There’s certain gear we all know you need when you start out. Of course, you’ve got to have a laptop for DJing. You’re more than likely spend some time choosing a DJ controller too. And you’ll need DJ headphones. Next – usually – you’ll choose some DJ monitor speakers.
But what if you want to DJ at parties with your gear, or envisage yourself doing paid DJ gigs sooner rather than later? Would it be best to forget the studio monitors, and buy a PA system instead, that can be used at gigs and maybe even at home too? That’s the question we look at today in part one of this two-part DJ PA mini-series.
Advantages of owning a DJ PA system
BY “DJ PA system”, we just mean a speaker set-up you can DJ in public with. The “DJ” bit is a bit of a misnomer, as such a PA would be usable for other purposes too. There’s nothing inherently special about a DJ PA. In fact, compared to a band PA, a DJ PA can be much simpler – normally, you’ll just run a pair of leads from your controller to the PA system and that’s it – far less complex than trying to plug a whole band in.
Of course, any PA system you’d even consider using at home has to be small – we’re talking something that might work for 50 to 200 people when used out. but probably around 100-150. Next week we’ll name-drop a handful of them. But for now, let’s look at those reasons why you might choose this route:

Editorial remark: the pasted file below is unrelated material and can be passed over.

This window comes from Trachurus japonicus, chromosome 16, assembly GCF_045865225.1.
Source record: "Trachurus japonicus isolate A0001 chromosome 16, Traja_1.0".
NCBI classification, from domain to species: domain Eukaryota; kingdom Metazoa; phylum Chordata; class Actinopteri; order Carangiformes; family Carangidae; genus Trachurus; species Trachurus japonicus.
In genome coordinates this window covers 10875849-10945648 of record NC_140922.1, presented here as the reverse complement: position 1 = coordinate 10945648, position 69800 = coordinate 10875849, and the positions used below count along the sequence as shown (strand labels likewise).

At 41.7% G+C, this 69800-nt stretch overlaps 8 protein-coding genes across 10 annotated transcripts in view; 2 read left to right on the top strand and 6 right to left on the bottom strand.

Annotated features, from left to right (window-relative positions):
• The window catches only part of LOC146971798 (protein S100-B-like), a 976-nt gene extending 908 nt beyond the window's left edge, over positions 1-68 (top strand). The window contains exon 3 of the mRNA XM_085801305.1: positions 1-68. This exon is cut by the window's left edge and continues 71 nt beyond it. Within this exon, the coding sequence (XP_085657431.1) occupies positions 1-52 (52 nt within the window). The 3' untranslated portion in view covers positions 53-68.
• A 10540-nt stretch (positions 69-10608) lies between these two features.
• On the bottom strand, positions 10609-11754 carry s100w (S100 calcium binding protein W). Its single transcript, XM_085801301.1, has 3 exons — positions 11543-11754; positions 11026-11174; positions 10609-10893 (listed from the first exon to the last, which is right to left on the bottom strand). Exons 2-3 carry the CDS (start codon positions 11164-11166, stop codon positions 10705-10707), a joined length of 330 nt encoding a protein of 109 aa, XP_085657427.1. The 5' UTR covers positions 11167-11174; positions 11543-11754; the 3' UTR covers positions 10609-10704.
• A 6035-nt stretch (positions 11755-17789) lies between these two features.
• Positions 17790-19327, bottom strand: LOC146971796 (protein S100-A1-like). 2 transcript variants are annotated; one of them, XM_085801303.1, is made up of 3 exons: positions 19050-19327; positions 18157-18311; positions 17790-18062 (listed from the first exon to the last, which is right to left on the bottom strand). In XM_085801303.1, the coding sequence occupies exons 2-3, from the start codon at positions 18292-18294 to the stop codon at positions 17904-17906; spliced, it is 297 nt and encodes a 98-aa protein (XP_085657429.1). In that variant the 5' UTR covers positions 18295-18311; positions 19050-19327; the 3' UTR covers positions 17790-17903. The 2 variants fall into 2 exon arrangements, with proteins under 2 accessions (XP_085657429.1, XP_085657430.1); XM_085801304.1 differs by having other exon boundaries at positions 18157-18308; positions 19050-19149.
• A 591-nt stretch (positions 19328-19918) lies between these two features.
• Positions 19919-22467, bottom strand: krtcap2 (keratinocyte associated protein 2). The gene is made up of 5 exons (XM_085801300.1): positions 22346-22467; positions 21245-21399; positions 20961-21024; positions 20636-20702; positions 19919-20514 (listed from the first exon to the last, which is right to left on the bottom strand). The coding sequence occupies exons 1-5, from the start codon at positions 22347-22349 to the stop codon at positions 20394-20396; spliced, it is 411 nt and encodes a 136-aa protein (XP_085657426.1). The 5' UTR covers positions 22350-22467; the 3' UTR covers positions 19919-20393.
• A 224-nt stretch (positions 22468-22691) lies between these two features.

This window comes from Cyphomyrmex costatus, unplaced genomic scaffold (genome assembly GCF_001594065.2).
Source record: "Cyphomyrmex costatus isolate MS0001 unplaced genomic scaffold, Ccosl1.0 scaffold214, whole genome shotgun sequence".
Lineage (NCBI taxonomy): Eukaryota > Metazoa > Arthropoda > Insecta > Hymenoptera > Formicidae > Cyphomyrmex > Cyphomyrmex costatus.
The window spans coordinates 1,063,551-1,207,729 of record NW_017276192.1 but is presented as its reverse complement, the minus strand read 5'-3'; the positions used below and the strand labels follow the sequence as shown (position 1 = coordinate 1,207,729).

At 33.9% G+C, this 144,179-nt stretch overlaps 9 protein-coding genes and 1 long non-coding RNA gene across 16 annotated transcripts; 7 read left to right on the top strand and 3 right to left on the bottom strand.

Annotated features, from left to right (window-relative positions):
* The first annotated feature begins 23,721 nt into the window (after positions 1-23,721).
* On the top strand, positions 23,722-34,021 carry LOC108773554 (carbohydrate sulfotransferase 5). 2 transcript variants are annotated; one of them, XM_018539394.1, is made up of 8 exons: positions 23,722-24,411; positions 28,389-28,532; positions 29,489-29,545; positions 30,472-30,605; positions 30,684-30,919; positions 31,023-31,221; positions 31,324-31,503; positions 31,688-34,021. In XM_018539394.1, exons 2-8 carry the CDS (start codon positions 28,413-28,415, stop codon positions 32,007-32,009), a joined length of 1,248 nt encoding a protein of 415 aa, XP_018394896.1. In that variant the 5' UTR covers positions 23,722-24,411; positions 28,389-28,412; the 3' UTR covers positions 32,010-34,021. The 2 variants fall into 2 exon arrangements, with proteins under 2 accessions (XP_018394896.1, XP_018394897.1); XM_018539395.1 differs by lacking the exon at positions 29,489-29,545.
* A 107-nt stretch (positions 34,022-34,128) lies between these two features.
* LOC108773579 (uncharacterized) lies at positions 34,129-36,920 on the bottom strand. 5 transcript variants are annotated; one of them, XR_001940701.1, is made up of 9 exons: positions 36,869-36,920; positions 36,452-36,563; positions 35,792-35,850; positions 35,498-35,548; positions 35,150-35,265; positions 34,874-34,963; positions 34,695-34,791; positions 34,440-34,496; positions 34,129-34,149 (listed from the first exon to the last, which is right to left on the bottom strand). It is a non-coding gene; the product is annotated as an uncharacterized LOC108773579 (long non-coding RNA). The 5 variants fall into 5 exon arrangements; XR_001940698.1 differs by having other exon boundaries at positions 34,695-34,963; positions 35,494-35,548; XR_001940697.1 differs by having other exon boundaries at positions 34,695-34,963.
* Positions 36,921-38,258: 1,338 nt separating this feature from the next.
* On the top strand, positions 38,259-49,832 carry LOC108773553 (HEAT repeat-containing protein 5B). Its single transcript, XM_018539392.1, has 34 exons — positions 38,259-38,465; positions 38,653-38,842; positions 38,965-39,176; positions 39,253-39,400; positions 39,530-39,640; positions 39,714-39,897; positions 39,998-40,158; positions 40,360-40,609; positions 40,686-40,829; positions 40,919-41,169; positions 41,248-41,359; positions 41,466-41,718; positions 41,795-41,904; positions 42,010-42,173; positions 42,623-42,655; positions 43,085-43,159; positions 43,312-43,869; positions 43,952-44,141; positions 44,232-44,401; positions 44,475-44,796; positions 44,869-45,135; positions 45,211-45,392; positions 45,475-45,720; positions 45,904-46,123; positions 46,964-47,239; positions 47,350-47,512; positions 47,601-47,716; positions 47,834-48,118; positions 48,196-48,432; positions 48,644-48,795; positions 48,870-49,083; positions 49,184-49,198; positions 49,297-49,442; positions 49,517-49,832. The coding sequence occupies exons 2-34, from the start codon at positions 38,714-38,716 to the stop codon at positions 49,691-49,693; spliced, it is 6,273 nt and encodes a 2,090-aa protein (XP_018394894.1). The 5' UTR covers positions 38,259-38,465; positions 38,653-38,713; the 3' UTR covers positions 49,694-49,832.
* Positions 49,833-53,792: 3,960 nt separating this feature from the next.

- If you use your studio monitors or DJ practice speakers for parties, you’ll break them. Apart from the fact that they’re not designed for party use (home speakers are designed for close-field or mid-field monitoring, ie with you near to them, and not for filling rooms), such speakers are incredibly vulnerable at parties. They generally have no protection physically across the woofers and tweeters, but even if they do, it’s not sufficient. But worse than that, they are not designed to compensate for when you push them too hard. You’ll never push a speaker too hard practising at home, but at a full party, the number of people and the overall noise in the room will force you to run loud, and as drinks flow, trust me, the temptation to turn everything up to compensate for underpowered speakers will often win. Next stop? Blown speaker-ville
- You’ll get more gigs and better set times. If you own a PA, you’ll suddenly get asked to DJ at parties. And what’s more, even if there are 10 DJs on the night, hell, it’s your PA! That means you can call the shots more easily, and usually bag the best sets for yourself. Harsh, but true. If you want gigs, owning the gear can help you to get them
- You’ll be able to hire yourself out. Want to make money from your DJing? Once you have a DJ controller, a laptop, some headphones and a PA system, you’ve got all you need to “be” a mobile DJ of whatever flavour suits you. Suddenly, you can provide gear and a DJ (you) for all types of events – especially if you invest in a microphone too to cover all bases. Look at it this way: You’re a hire company as much as a DJ for rent. You can confidently ask for cash for these bookings. It’s a good way to start to pay for your DJ hobby, even if you don’t take this side of things very seriously